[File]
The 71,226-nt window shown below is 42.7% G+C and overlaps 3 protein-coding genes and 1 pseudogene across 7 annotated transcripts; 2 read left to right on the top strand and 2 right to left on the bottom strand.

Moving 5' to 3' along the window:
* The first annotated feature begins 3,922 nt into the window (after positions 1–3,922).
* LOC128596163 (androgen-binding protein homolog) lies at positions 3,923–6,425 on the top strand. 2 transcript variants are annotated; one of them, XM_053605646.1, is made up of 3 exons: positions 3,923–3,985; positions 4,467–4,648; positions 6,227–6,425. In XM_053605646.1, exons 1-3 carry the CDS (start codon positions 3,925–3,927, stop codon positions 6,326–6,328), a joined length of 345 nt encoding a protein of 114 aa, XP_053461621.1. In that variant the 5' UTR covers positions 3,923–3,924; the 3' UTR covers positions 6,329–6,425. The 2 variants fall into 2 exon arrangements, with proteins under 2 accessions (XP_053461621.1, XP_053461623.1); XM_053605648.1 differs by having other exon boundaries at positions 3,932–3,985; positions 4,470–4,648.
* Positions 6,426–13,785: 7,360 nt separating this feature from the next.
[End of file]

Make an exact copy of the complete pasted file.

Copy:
The 71,226-nt window shown below is 42.7% G+C and overlaps 3 protein-coding genes and 1 pseudogene across 7 annotated transcripts; 2 read left to right on the top strand and 2 right to left on the bottom strand.

Moving 5' to 3' along the window:
* The first annotated feature begins 3,922 nt into the window (after positions 1–3,922).
* LOC128596163 (androgen-binding protein homolog) lies at positions 3,923–6,425 on the top strand. 2 transcript variants are annotated; one of them, XM_053605646.1, is made up of 3 exons: positions 3,923–3,985; positions 4,467–4,648; positions 6,227–6,425. In XM_053605646.1, exons 1-3 carry the CDS (start codon positions 3,925–3,927, stop codon positions 6,326–6,328), a joined length of 345 nt encoding a protein of 114 aa, XP_053461621.1. In that variant the 5' UTR covers positions 3,923–3,924; the 3' UTR covers positions 6,329–6,425. The 2 variants fall into 2 exon arrangements, with proteins under 2 accessions (XP_053461621.1, XP_053461623.1); XM_053605648.1 differs by having other exon boundaries at positions 3,932–3,985; positions 4,470–4,648.
* Positions 6,426–13,785: 7,360 nt separating this feature from the next.